I wanted a photo flash which I could trigger at will, the ultimate goal being either to have a slave flash automatically triggered by the built-in flash of my camera, or to try some high speed photography. The latter finally became my main interest.
I started by taking apart an old digital camera rescued from electronics junk bin. The camera itself was not working anymore but I was aiming at the flash tube and hoped it was still good. I quickly found the flash unit and tried to use it as-is but after quite a short time I gave up trying to reverse the circuit and started to design my own inverter-trigger unit mainly based on the original components. It was very informative to build my own circuit, but next time I think I will try a little harder to use the original unit.
The flash is powered through a USB cable and an external trigger input is available through the tip connector of a 3.5mm stereo jack port. The two other connector of the jack provide the +5V of the USB to external trigger modules.
The flash system is designed in the form of modules which can be connected to the main flash, or even chained to accurately control the flash trigger and timing. It makes it an extremely versatile and upgradeable system.
The first trigger module I built for the flash was a very basic sound trigger module. As soon as the sound level goes above some preset threshold, the module produces a trigger pulse.
This is widely used in high speed photography to take pictures of quick events which produce some kind of sound (popping balloons, firing guns, ...) I used it to make my first pictures of water drops, the sound made by the drop splashing in water triggering the flash.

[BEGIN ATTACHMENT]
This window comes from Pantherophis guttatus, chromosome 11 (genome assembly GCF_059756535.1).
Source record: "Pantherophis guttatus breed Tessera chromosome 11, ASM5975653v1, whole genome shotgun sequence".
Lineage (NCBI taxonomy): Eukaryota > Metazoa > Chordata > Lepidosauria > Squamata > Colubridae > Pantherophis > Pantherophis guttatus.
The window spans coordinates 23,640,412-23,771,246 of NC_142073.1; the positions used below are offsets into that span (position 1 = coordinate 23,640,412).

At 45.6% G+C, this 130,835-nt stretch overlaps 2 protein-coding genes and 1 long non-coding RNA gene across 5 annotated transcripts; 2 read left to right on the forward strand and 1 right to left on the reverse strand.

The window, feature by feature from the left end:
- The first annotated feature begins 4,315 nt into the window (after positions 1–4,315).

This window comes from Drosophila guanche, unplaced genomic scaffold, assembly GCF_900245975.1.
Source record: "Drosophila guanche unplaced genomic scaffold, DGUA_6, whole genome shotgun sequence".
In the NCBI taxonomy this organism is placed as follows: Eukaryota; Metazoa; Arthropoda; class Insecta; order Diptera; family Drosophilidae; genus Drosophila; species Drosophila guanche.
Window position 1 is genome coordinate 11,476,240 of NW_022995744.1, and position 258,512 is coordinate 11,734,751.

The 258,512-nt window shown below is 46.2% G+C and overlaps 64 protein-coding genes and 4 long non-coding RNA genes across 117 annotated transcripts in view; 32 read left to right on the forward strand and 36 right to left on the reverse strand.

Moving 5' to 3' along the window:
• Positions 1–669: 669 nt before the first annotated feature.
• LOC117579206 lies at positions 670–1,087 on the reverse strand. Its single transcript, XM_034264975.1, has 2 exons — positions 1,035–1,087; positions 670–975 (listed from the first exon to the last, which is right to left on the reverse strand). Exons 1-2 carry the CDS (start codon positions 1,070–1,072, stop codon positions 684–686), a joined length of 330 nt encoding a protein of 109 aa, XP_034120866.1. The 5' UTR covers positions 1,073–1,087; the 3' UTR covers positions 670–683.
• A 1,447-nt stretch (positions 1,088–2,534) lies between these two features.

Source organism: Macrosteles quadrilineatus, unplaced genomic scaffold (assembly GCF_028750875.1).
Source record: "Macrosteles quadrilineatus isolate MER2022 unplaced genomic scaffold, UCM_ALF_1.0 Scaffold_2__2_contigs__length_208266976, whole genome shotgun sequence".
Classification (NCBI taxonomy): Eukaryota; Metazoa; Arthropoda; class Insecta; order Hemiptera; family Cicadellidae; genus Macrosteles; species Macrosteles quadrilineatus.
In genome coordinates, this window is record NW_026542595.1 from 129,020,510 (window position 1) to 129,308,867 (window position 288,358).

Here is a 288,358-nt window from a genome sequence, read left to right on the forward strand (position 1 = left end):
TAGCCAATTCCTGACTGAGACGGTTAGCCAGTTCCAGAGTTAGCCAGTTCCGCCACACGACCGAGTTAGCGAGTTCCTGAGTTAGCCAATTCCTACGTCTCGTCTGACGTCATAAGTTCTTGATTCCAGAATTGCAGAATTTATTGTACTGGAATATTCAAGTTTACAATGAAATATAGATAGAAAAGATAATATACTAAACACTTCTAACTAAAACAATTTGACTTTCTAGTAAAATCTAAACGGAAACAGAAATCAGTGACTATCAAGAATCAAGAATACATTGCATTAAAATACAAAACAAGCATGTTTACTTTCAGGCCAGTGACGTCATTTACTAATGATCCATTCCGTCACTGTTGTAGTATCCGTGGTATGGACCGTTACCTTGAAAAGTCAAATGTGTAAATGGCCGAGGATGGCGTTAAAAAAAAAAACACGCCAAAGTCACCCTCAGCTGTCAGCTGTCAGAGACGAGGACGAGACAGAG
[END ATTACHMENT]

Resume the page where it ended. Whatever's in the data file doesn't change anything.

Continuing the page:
The main limitation I came across with the sound trigger system is the fact that I could only capture a single moment of the drop splashing in water. To overcome this limitation, I built a delay module which can be inserted between the trigger module and the flash. The module introduces a settable delay (currently from 0 to 100 ms) between the incoming and outgoing trigger pulse.
With this module I could capture any instant following the sound made by the drop
The combination of sound trigger and delay although quite powerful did not allow the capture of the instant preceding the sound made by the drop colliding with still water (damn causality !). That's why I decided to build a light barrier which would trigger the flash as soon as a laser beam is cut.
Combined with the adjustable delay module, I can now capture every instants of the splash.(This time I used a mix of water and milk)
See below for a video made from a series of shots with increasing delay. It stops a little early because I reached the upper limit of the delay provided by the delay module.(this limitation can be easily solved by adding a potentiometer to the module)
My flash is not really suitable for high speed photography because of its rather long flash duration. To make better pictures I should make (or find) a flash with much shorter pulses of light. I am also planning to add another potentiometer to the delay module to increase the range of delays I can get. And finally I'll improve my drop photography skills until I can shoot pictures as good as these ones.
For more pictures of drops made with this system, go to my drops pictures page.